A = -5625N * (-120)m = 675 000 N*m or J (Joules)

    I said there are 2 ways. You could also calculate the kinetic energy of the car at the initital velocity which is Ek = mv2/2 = 1500*900/2 = 675 000 J
    What does this mean? During the deceleration, the counteracting force would have completely cancel the car's initial kinetic energy for it to stop. If it has no kinetic energy, therefore it isn't in motion. It is the "Conservation of energy". Energy cannot appear out of nowhere and evaporate into thin air. It is always changing between different states.

    As you can see from the calculations - it depends on the mass of the object and its velocity determining how hard it is to stop. Should you have a sheep capable of moving at like 100km/h then certainly, it would be difficult to stop it, but it doesn't have a mass nearly as high as a car's.
     
  6. Jan 9, 2014 #5
    That's really neat, thank you!!! I really appreciate the explanation, you are so knowledgeable in physics. I think I missed the part where you said whether my answer was correct, would you mind confirming?

    Thanks again! :smile:
     
    Last edited: Jan 9, 2014
  7. Jan 9, 2014 #6
    Your initial post is lacking of information, therefore I assumed the car's mass to be 1200kg for some reason. Since you pointed out that it is 1500kg I fixed the calculations as well. Your calculations for accelerations and such are correct, however the rest.
    I am confused actually how you get the 450N in the first post.

    You are welcome
     
  8. Jan 9, 2014 #7
    Oh, I'm sorry! I confused this post with a completely different one involving a sheep! Yes, the mass of the car in this case was 1200 kg. I hope you may have gotten a laugh though. XD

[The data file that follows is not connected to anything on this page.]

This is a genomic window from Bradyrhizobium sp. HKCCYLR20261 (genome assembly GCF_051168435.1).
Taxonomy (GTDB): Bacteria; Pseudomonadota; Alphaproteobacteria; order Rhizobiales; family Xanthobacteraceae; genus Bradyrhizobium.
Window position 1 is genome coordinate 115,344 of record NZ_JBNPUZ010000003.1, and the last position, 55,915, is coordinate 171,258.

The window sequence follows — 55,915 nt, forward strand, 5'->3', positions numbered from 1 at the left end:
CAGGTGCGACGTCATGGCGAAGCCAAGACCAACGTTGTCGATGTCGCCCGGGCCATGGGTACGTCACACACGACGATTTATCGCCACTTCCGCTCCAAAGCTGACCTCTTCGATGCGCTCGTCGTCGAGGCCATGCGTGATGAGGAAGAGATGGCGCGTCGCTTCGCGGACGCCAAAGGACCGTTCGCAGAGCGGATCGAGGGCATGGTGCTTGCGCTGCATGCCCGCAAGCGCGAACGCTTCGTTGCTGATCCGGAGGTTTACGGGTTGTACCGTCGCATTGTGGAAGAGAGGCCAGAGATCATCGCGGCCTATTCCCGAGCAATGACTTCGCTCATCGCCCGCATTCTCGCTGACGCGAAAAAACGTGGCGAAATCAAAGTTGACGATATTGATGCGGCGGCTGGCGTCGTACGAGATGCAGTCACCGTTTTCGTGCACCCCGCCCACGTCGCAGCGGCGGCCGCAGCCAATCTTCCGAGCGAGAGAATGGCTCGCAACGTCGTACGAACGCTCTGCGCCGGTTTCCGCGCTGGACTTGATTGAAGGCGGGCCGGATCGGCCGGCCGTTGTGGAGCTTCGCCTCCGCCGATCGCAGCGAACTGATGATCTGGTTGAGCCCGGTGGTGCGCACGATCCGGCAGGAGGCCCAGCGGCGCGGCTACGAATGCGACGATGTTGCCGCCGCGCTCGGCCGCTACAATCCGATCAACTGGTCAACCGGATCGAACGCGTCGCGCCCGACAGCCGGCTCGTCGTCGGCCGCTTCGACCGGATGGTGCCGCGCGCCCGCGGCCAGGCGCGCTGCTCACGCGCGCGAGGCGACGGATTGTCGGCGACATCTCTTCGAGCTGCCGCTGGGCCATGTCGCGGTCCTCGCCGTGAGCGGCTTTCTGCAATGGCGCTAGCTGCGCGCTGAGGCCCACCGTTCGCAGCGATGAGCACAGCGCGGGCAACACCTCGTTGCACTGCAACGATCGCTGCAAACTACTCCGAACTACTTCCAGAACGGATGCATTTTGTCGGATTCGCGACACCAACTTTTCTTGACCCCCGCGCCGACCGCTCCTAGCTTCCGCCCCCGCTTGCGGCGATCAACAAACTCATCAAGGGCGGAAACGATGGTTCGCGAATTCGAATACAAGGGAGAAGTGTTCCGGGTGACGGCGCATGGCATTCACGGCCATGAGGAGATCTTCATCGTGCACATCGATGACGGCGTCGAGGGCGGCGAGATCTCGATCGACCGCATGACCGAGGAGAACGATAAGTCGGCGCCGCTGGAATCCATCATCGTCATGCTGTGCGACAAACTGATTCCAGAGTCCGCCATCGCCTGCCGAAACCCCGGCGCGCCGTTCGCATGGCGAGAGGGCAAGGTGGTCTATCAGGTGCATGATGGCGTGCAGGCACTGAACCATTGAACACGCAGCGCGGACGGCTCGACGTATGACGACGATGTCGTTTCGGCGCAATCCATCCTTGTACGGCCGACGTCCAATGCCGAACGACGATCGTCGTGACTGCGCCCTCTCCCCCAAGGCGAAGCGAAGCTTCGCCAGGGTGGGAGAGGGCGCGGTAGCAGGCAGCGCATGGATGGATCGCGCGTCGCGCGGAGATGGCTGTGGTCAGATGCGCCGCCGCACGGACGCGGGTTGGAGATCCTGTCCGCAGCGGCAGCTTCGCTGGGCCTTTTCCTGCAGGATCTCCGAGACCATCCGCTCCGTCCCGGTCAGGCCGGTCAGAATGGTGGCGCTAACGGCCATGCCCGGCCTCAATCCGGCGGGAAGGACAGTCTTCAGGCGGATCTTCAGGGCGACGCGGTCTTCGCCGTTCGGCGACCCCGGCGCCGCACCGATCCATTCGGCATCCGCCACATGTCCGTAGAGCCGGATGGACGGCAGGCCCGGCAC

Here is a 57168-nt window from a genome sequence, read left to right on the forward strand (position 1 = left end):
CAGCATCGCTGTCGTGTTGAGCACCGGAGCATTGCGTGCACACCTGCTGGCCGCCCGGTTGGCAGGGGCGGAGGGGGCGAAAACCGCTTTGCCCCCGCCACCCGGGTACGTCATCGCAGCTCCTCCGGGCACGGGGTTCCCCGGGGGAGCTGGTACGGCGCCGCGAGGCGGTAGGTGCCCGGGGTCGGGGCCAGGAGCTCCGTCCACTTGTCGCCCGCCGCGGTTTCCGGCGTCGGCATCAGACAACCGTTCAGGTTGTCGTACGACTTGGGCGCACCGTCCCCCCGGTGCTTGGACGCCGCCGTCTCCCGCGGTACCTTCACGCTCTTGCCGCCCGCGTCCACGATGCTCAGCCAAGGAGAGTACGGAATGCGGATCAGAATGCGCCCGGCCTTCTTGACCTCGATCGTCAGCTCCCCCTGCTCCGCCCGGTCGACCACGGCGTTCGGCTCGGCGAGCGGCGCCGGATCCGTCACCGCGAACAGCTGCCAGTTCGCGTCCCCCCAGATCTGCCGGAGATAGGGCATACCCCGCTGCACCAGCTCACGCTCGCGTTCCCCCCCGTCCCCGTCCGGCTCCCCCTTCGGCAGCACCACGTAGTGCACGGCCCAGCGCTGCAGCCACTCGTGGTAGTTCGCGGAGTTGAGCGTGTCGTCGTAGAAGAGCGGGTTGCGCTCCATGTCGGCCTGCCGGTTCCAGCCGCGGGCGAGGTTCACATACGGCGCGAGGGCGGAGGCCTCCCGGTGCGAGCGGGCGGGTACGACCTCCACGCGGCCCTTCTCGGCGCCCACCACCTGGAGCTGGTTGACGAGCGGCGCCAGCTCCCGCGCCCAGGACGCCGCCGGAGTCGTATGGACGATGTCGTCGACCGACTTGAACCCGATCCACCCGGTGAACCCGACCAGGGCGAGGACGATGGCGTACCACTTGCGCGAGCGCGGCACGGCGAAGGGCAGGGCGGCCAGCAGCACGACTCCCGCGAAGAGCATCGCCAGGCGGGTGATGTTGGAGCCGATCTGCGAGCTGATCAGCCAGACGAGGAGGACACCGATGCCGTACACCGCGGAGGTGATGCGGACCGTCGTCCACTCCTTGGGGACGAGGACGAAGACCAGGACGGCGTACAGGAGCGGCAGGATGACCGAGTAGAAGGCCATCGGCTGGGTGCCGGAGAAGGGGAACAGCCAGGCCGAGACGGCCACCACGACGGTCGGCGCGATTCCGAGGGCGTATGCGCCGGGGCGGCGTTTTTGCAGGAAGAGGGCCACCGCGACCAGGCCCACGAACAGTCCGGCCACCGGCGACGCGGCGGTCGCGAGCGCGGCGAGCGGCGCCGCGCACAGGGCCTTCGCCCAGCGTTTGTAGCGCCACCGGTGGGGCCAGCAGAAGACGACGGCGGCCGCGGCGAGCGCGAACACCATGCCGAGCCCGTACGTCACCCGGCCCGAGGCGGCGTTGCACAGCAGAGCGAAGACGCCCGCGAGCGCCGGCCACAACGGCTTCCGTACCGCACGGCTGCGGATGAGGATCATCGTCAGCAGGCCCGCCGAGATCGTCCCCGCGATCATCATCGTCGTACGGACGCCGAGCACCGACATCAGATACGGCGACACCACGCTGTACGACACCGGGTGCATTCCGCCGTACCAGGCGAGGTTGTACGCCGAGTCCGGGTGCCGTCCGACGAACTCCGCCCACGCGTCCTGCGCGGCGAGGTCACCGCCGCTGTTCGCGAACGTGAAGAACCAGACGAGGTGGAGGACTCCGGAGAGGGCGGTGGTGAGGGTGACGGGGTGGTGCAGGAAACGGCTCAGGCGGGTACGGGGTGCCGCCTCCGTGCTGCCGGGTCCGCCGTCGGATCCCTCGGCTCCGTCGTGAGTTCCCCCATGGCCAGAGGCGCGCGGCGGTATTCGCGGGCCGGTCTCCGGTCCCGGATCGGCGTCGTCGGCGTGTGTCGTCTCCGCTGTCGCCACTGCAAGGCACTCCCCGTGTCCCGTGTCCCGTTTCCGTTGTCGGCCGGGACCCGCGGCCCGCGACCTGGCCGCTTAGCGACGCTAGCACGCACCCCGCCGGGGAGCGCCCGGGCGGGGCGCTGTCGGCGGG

9. Jan 9, 2014 #8
    Replace 1500kg with 1200kg in my above calculations and you will arrive at slightly different numbers, however the bottomline is the same.
     
  10. Jan 9, 2014 #9
    Okay, got it. So in this case, would my answer be correct? It almost seems too low.
     
  11. Jan 9, 2014 #10
    That depends on what your answer is. Also, get into the habit of sharing your work with the rest of the class. That way help will arrive sooner rather than later.
    If you mean the 450N you got in the first post - for a 1500kg car to be decelerated by 3.75m/s every second, it is waaaay to weak. Always think about roughly what your answer would look like. If the force acting on car is 450N, it is something like the car smashing into a 45kg weight, maybe a small stray animal, if you want to get maniacal about it. Is it enough to slow the car down by that much? I don't think it is. Therefore, yes, it is too low.
     
  12. Jan 9, 2014 #11
    Oops, sorry about that! I was experimenting, I wasn't sure if it was annoying to post every step or not. Looking at my scratch paper, I left out a zero. I got 4500 Newtons. Oops!
     
  13. Jan 9, 2014 #12
    4500 is correct, correct? (English is odd.)